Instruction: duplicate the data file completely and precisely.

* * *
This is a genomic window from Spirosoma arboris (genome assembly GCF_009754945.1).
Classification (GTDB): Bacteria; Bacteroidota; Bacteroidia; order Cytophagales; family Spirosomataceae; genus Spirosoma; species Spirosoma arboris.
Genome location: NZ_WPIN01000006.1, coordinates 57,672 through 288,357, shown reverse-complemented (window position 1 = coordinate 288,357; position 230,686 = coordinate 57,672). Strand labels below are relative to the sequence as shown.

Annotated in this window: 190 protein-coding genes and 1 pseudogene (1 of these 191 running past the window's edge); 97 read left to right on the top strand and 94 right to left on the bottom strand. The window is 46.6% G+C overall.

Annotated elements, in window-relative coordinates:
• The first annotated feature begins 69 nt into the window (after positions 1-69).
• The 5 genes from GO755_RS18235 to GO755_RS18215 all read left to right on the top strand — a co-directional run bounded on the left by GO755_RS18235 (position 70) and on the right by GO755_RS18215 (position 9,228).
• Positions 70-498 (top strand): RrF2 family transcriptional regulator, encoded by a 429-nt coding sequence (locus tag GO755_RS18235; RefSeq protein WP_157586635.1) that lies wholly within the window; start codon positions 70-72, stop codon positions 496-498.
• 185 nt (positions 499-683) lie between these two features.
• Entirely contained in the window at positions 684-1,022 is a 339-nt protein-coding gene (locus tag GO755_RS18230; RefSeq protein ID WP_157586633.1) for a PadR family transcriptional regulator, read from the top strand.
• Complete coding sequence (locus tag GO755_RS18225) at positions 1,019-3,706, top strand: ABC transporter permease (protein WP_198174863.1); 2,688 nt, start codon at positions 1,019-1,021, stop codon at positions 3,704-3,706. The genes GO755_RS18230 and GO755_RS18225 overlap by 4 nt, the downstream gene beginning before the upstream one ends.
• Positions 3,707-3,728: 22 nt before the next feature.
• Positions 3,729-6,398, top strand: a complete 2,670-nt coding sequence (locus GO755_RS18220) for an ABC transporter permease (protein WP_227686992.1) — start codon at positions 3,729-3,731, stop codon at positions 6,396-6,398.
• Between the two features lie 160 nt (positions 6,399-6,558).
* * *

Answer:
This is a genomic window from Spirosoma arboris (genome assembly GCF_009754945.1).
Classification (GTDB): Bacteria; Bacteroidota; Bacteroidia; order Cytophagales; family Spirosomataceae; genus Spirosoma; species Spirosoma arboris.
Genome location: NZ_WPIN01000006.1, coordinates 57,672 through 288,357, shown reverse-complemented (window position 1 = coordinate 288,357; position 230,686 = coordinate 57,672). Strand labels below are relative to the sequence as shown.

Annotated in this window: 190 protein-coding genes and 1 pseudogene (1 of these 191 running past the window's edge); 97 read left to right on the top strand and 94 right to left on the bottom strand. The window is 46.6% G+C overall.

Annotated elements, in window-relative coordinates:
• The first annotated feature begins 69 nt into the window (after positions 1-69).
• The 5 genes from GO755_RS18235 to GO755_RS18215 all read left to right on the top strand — a co-directional run bounded on the left by GO755_RS18235 (position 70) and on the right by GO755_RS18215 (position 9,228).
• Positions 70-498 (top strand): RrF2 family transcriptional regulator, encoded by a 429-nt coding sequence (locus tag GO755_RS18235; RefSeq protein WP_157586635.1) that lies wholly within the window; start codon positions 70-72, stop codon positions 496-498.
• 185 nt (positions 499-683) lie between these two features.
• Entirely contained in the window at positions 684-1,022 is a 339-nt protein-coding gene (locus tag GO755_RS18230; RefSeq protein ID WP_157586633.1) for a PadR family transcriptional regulator, read from the top strand.
• Complete coding sequence (locus tag GO755_RS18225) at positions 1,019-3,706, top strand: ABC transporter permease (protein WP_198174863.1); 2,688 nt, start codon at positions 1,019-1,021, stop codon at positions 3,704-3,706. The genes GO755_RS18230 and GO755_RS18225 overlap by 4 nt, the downstream gene beginning before the upstream one ends.
• Positions 3,707-3,728: 22 nt before the next feature.
• Positions 3,729-6,398, top strand: a complete 2,670-nt coding sequence (locus GO755_RS18220) for an ABC transporter permease (protein WP_227686992.1) — start codon at positions 3,729-3,731, stop codon at positions 6,396-6,398.
• Between the two features lie 160 nt (positions 6,399-6,558).